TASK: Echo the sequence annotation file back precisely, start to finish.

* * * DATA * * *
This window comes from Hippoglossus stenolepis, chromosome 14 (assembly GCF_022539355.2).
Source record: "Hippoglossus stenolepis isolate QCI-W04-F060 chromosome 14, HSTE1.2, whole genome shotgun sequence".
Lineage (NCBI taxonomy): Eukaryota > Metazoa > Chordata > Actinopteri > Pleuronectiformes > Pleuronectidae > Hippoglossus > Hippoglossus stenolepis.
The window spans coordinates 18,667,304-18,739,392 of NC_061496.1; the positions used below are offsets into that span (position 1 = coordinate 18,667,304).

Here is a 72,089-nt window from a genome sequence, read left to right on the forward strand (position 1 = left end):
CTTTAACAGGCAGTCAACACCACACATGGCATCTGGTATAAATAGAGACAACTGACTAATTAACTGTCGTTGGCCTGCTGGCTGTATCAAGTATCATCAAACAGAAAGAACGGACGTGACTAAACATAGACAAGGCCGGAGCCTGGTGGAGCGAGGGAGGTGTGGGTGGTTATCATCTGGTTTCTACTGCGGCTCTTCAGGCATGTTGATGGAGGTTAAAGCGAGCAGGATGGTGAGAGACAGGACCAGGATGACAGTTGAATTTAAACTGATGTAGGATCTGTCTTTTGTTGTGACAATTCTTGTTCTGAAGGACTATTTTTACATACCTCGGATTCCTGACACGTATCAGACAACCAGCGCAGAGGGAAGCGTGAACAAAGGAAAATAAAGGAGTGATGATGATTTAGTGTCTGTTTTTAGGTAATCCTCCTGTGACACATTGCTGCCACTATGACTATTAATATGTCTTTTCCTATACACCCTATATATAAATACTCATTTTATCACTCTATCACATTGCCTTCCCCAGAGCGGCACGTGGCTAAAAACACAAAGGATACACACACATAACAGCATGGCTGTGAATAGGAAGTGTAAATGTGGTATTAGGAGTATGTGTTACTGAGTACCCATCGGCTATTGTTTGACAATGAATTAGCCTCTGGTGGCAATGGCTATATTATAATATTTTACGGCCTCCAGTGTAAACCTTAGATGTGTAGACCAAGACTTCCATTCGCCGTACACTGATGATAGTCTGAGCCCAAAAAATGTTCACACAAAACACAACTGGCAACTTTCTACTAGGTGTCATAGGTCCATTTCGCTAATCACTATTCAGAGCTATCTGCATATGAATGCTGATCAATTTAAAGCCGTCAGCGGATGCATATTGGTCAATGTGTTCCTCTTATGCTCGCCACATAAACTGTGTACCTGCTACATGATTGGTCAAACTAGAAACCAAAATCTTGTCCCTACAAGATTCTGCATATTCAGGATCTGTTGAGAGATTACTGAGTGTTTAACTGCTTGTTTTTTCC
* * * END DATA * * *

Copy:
This window comes from Hippoglossus stenolepis, chromosome 14 (assembly GCF_022539355.2).
Source record: "Hippoglossus stenolepis isolate QCI-W04-F060 chromosome 14, HSTE1.2, whole genome shotgun sequence".
Lineage (NCBI taxonomy): Eukaryota > Metazoa > Chordata > Actinopteri > Pleuronectiformes > Pleuronectidae > Hippoglossus > Hippoglossus stenolepis.
The window spans coordinates 18,667,304-18,739,392 of NC_061496.1; the positions used below are offsets into that span (position 1 = coordinate 18,667,304).

Here is a 72,089-nt window from a genome sequence, read left to right on the forward strand (position 1 = left end):
CTTTAACAGGCAGTCAACACCACACATGGCATCTGGTATAAATAGAGACAACTGACTAATTAACTGTCGTTGGCCTGCTGGCTGTATCAAGTATCATCAAACAGAAAGAACGGACGTGACTAAACATAGACAAGGCCGGAGCCTGGTGGAGCGAGGGAGGTGTGGGTGGTTATCATCTGGTTTCTACTGCGGCTCTTCAGGCATGTTGATGGAGGTTAAAGCGAGCAGGATGGTGAGAGACAGGACCAGGATGACAGTTGAATTTAAACTGATGTAGGATCTGTCTTTTGTTGTGACAATTCTTGTTCTGAAGGACTATTTTTACATACCTCGGATTCCTGACACGTATCAGACAACCAGCGCAGAGGGAAGCGTGAACAAAGGAAAATAAAGGAGTGATGATGATTTAGTGTCTGTTTTTAGGTAATCCTCCTGTGACACATTGCTGCCACTATGACTATTAATATGTCTTTTCCTATACACCCTATATATAAATACTCATTTTATCACTCTATCACATTGCCTTCCCCAGAGCGGCACGTGGCTAAAAACACAAAGGATACACACACATAACAGCATGGCTGTGAATAGGAAGTGTAAATGTGGTATTAGGAGTATGTGTTACTGAGTACCCATCGGCTATTGTTTGACAATGAATTAGCCTCTGGTGGCAATGGCTATATTATAATATTTTACGGCCTCCAGTGTAAACCTTAGATGTGTAGACCAAGACTTCCATTCGCCGTACACTGATGATAGTCTGAGCCCAAAAAATGTTCACACAAAACACAACTGGCAACTTTCTACTAGGTGTCATAGGTCCATTTCGCTAATCACTATTCAGAGCTATCTGCATATGAATGCTGATCAATTTAAAGCCGTCAGCGGATGCATATTGGTCAATGTGTTCCTCTTATGCTCGCCACATAAACTGTGTACCTGCTACATGATTGGTCAAACTAGAAACCAAAATCTTGTCCCTACAAGATTCTGCATATTCAGGATCTGTTGAGAGATTACTGAGTGTTTAACTGCTTGTTTTTTCC